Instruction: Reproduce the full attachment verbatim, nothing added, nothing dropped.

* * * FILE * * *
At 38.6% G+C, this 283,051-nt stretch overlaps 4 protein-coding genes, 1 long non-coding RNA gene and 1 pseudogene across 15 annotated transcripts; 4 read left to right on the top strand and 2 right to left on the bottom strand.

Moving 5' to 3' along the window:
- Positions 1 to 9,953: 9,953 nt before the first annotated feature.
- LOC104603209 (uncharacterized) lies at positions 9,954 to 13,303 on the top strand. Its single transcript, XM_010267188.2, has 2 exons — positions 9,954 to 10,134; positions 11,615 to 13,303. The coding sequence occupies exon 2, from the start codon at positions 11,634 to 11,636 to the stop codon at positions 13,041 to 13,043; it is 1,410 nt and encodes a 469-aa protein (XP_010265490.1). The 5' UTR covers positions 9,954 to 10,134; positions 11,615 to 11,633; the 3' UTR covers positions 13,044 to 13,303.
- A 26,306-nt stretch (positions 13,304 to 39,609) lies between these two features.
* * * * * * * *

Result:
At 38.6% G+C, this 283,051-nt stretch overlaps 4 protein-coding genes, 1 long non-coding RNA gene and 1 pseudogene across 15 annotated transcripts; 4 read left to right on the top strand and 2 right to left on the bottom strand.

Moving 5' to 3' along the window:
- Positions 1 to 9,953: 9,953 nt before the first annotated feature.
- LOC104603209 (uncharacterized) lies at positions 9,954 to 13,303 on the top strand. Its single transcript, XM_010267188.2, has 2 exons — positions 9,954 to 10,134; positions 11,615 to 13,303. The coding sequence occupies exon 2, from the start codon at positions 11,634 to 11,636 to the stop codon at positions 13,041 to 13,043; it is 1,410 nt and encodes a 469-aa protein (XP_010265490.1). The 5' UTR covers positions 9,954 to 10,134; positions 11,615 to 11,633; the 3' UTR covers positions 13,044 to 13,303.
- A 26,306-nt stretch (positions 13,304 to 39,609) lies between these two features.